Try to emphasize the scenes with the primary guide. Viewers and readers try to imagine what the main characters do and don’t know. When the audience knows too much, because you’ve let the point-of-view slip to an antagonist, then some of the mystery and suspense is lost. Your audience wants to be on the edge of their seats. Controlling the point-of-view allows you to control the audience.


Popular books and movies tend to have simple, easy to appreciate themes. Good wins, usually, and the theme is obvious. Don’t confuse a theme for a thesis or moral, which is an argument supported by the work. A theme might be “Accepting people despite differences.” A thesis would be, “Accepting others leads to a better understanding of yourself.” Yes, popular stories teach a lesson, but the theme is what you can sell in a short logline.


To sell a work, start with a three-act structure. It should have a beginning, middle, and end. Furthermore, I suggest concentrating on the “Hero’s Journey” model for your structure. That’s not because there aren’t other formulas, but because coverage readers like the journey models taught in film schools.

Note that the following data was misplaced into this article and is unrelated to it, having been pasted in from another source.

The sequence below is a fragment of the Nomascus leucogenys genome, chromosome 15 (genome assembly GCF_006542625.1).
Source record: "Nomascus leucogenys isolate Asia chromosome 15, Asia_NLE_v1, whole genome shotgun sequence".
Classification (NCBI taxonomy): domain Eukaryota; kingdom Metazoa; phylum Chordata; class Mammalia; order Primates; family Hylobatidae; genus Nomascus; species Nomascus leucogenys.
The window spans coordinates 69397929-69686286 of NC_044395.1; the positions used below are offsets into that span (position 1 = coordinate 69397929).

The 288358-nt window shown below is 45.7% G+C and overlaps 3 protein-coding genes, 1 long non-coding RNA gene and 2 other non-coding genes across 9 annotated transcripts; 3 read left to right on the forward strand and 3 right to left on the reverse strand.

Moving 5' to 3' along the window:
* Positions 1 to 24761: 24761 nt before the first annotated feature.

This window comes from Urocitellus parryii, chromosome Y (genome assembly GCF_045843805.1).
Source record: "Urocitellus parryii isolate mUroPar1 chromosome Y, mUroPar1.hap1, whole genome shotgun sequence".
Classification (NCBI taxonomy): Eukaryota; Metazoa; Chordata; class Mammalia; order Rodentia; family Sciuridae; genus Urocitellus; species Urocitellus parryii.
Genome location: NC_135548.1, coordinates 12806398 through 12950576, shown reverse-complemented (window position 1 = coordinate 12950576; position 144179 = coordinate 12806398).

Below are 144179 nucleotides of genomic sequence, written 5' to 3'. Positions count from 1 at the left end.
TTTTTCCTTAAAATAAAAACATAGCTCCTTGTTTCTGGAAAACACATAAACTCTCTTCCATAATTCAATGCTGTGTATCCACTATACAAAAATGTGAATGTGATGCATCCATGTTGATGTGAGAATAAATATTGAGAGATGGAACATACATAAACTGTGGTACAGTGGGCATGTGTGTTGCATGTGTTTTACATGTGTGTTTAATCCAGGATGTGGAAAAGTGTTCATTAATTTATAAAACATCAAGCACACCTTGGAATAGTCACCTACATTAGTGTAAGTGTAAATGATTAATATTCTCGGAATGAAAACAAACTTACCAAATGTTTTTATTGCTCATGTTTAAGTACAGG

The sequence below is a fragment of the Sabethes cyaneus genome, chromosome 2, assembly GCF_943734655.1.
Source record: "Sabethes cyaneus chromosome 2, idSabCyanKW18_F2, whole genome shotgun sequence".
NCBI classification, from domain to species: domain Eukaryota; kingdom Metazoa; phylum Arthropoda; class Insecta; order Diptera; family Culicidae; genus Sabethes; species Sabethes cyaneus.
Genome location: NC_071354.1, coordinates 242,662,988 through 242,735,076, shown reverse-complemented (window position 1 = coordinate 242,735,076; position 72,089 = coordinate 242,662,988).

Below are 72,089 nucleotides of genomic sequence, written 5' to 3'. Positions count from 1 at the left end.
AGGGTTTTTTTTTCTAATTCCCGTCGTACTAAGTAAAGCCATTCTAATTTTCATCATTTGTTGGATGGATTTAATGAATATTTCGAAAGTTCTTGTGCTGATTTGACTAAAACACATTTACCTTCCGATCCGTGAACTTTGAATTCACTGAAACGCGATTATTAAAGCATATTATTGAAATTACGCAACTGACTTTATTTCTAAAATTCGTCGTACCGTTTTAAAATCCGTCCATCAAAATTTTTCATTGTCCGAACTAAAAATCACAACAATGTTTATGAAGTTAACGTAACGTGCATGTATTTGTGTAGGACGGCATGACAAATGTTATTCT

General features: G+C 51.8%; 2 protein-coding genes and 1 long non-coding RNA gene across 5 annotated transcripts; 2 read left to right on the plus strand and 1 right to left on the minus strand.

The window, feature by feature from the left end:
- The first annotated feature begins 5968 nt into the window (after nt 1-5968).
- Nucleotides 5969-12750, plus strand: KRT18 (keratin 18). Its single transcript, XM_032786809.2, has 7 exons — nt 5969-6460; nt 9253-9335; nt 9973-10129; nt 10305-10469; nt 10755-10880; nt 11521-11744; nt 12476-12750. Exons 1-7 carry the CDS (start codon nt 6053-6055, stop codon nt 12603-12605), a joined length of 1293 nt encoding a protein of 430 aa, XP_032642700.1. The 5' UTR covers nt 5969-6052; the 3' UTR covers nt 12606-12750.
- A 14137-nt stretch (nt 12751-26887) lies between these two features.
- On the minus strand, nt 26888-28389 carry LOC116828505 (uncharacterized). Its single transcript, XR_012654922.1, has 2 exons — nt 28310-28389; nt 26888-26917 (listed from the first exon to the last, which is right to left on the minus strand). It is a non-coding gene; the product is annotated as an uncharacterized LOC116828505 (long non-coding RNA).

I’ve argued this with emerging writers and literary writers: structure matters when you want to sell a story. That assertion does not imply every story must adhere to the formula coverage readers expect. You are free to break whatever rules you want — but don’t expect an easy time selling a work that doesn’t adhere to the simple three-act structure.


Make your character distinct. You don’t want characters that are similar to each other. Also, the protagonist and antagonist in a story need motivations. They need backstories. You should know the details of a character’s life, even if those details are never in the story. Coverage is going to focus on whether or not an audience is going to enjoy a character.

Not every “enjoyable” character is good. Darth Vader is enjoyable. Freddy Krueger is enjoyable. Characters that are odd, a little quirky, and distinctive are enjoyable. An audience should want to follow your characters, good and bad, because they are larger than life.


Dialogue sells books and movies. Since film has drifted away from narration (voice over), books are starting to do the same. As a result, the dialogue between characters is how readers learn what a character is thinking. Write good, tight dialogue; every word matters.


Coverage readers look at settings in two ways: 1) How expensive would it be to film? 2) How much will audiences care about the setting? Cheaper is better for film, while more elaborate and amazing is better for some types of book. Remember, books are an escape from reality for many readers — and it costs nothing to create a setting with words.

If the setting is essential to the story in a book or script, be sure to research the details. If the story could take place anytime, anywhere, then you’ll be focused on the characters.